Elliott: Picking Dux in the draft could strengthen the blue line

Sports governing bodies and leagues have reacted differently to Russia’s Brutal Invasion of Ukrainestarting from a direct ban for athletes from Russia and Belarus on figure skating and athletics competitions and on consecrated grass Wimbledonto the adoption of the usual approach in the NHL.

The league’s biggest sanction so far has been the ruling that the Stanley Cup won’t visit Russia this summer when the trophy is played among the winners, which will only affect the Colorado Avalanche’s Valery Nichushkin. But it’s clear tensions between the NHL and Russia have escalated, with news last week that Philadelphia Flyers goalie prospect Ivan Fedotov was flown to a remote military base in northern Russia last week because he allegedly planned to leave for North America. using a fraudulent military ID. There are never any guarantees in the NHL draft — some kids peak at 18 and others take years to mature — but picking Russian players this year seemed particularly risky.

But ducksdrafting 10th after the fourth consecutive season outside the playoffs, he chose a defender of Russian origin Pavel Mintyukov, 18, with the confidence to avoid potential travel issues as he has spent the last two seasons in North America and has no intention of returning to Russia. If they are right, they might find a pearl to bolster a large young defense corps.

Left-handed shooter, 6’2″, weight about 190 pounds. Playing for a poor team last season in Saginaw, Michigan of the Ontario (Canada) Junior League, he scored 17 goals and 62 points in 67 games, finishing third among league defensemen. He previously played for Dynamo Moscow’s youth teams and was considered an excellent scorer, good at reading the game and knowing when to jump in to support the attack. “He’s been on the radar all season,” Ducks general manager Pat Verbeek said. “What I like about this player is that he is very creative in attack from defense. He has really good competition. Good hockey sense.”

From 22th a pick gained when they traded Hampus Lindholm to the Boston Bruins, the Ducks picked center Nathan Goshe from the Quebec Major Junior Hockey League. He had 31 goals and 57 points in 66 games for the Quebec Ramparts last season, and three goals and nine points in 12 playoff games.

The Washington Capitals also selected the Russian player at number 1.20, receiving Ivan Miroshnichenko. He is recovering from Hodgkin’s lymphoma but attended the draft in Montreal. At 24, Minnesota selected right winger Danila Yurov from Magnitogorsk, the Russian youth team.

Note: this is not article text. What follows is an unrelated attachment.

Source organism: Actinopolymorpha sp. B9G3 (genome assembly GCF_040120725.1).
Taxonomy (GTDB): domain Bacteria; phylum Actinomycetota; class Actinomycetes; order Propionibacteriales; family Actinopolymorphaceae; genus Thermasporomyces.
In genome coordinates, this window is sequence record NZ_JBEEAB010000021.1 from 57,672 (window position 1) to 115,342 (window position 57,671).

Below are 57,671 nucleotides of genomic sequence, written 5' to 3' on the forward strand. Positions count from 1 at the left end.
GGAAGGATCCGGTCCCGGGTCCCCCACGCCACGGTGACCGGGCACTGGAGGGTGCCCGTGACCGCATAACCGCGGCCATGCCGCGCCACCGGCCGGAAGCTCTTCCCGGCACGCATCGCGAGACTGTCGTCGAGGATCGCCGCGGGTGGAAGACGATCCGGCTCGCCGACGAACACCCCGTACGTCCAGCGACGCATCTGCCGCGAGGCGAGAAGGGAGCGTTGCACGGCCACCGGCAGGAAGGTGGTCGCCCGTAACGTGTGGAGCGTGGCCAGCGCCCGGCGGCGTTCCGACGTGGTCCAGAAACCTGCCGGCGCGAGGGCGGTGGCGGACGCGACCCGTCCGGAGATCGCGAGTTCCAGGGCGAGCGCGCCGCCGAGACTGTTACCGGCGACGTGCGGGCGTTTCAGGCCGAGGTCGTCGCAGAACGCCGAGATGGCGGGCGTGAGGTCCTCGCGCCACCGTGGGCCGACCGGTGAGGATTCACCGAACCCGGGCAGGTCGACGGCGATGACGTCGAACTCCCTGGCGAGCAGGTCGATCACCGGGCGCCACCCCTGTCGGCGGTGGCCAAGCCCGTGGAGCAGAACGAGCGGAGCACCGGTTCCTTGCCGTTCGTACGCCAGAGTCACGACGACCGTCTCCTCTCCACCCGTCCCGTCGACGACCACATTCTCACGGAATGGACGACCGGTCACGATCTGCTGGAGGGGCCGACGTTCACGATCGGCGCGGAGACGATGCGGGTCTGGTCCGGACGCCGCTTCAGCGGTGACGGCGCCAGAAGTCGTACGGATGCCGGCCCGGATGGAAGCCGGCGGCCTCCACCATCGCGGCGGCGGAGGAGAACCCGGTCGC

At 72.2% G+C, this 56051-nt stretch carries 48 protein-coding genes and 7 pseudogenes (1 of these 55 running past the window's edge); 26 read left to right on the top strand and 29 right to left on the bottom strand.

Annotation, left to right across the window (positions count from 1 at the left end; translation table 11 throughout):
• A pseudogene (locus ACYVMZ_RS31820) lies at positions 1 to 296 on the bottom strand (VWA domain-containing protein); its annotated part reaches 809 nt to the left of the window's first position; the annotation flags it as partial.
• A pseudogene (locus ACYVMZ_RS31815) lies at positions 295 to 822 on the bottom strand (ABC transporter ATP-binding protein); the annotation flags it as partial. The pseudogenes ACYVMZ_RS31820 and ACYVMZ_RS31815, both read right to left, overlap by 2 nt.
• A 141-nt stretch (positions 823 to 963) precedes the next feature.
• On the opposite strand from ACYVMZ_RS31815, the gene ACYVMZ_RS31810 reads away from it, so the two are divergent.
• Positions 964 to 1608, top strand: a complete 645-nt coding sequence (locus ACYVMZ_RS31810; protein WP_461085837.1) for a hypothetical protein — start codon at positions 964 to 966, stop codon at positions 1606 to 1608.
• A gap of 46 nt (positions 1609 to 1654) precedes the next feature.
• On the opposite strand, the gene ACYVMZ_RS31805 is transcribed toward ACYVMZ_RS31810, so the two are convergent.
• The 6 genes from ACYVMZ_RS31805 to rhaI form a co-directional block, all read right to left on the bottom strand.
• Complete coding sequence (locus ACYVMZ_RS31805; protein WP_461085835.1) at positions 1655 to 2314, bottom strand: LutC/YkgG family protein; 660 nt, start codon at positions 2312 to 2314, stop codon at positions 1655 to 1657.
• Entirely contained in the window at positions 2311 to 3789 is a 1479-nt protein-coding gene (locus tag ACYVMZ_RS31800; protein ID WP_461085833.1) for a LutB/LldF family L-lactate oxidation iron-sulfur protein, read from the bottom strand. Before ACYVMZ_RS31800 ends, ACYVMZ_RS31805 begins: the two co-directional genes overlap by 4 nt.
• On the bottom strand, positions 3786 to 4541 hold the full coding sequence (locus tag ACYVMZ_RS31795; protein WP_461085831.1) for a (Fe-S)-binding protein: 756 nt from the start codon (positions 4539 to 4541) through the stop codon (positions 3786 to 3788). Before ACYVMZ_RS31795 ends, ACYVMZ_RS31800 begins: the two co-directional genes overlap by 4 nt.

The Montreal Canadiens got off to a surprise start by drafting Slovak forward Juraj Słafkowski with the first overall pick.

Slavkovsky was 17 years old when he was named MVP at the Beijing Olympic Hockey Tournament for leading his team to a bronze medal, but Canadian-born Shane Wright was considered a safe choice for first place overall. Wright trailed Seattle at No. 1.4 after New Jersey drafted Slovak defenseman Simon Nemec and Arizona drafted Pittsburgh native center Logan Cooley from the U.S. National Team Development Program. Players from Slovakia were selected 1-2 for the first time.

“I still can’t believe this actually happened,” Slavkovsky said in an interview with ESPN. Canadiens general manager Kent Hughes said Slavkovsky “trusts him. His character and personality are charming, and he draws people to him.

From the second to the seventh rounds will be held on Friday.

The Kings had no choice in the first round because they traded 19th choosing to Minnesota to acquire the rights to Kevin Fiala, with whom they later signed a seven-year contract. They own 51st.86th116th148th and 180th chooses. But on Thursday, the Kings didn’t sit idly by: they announced they’ve hired former goaltender Manon Rheom as a hockey operations/prospect advisor, with a focus on player development. Rheom became the first woman to play in an NHL game in 1992 when she scored a goal for Tampa Bay in an exhibition game. She also won an Olympic silver medal with Canada at the 1998 Winter Olympics.

Before the draft began, the Chicago Blackhawks traded forward Alex DeBrinkat to the Ottawa for the seventh and 39th picks.th This year’s draft pick and third-round pick in 2024. It’s a stroke of luck for the rebuilding Blackhawks and a risk for Ottawa, as DeBrinkat only has a one-season contract before he qualifies for limited free agency. During the draft, the Blackhawks traded Kirby Duch, who was the third pick in 2019, to Montreal for first and third round picks this year.

Earlier in the day, the newly Stanley Cup-winning Colorado Avalanche, anticipating problems with the salary cap, acquired Alexander Georgiev from the New York Rangers and is expected to release Darcy Kemper. Colorado General Manager Joe Sakic, who was named the league’s best general manager on Thursday, declined a third- and fifth-round pick this year and a third-round pick next year.

Relations between the NHL and its Russian players seem fragile, and some Russians who may have been drafted earlier have undoubtedly lost a few points due to uncertainty about whether they would be allowed to play in North America. Sports and politics often make difficult partners.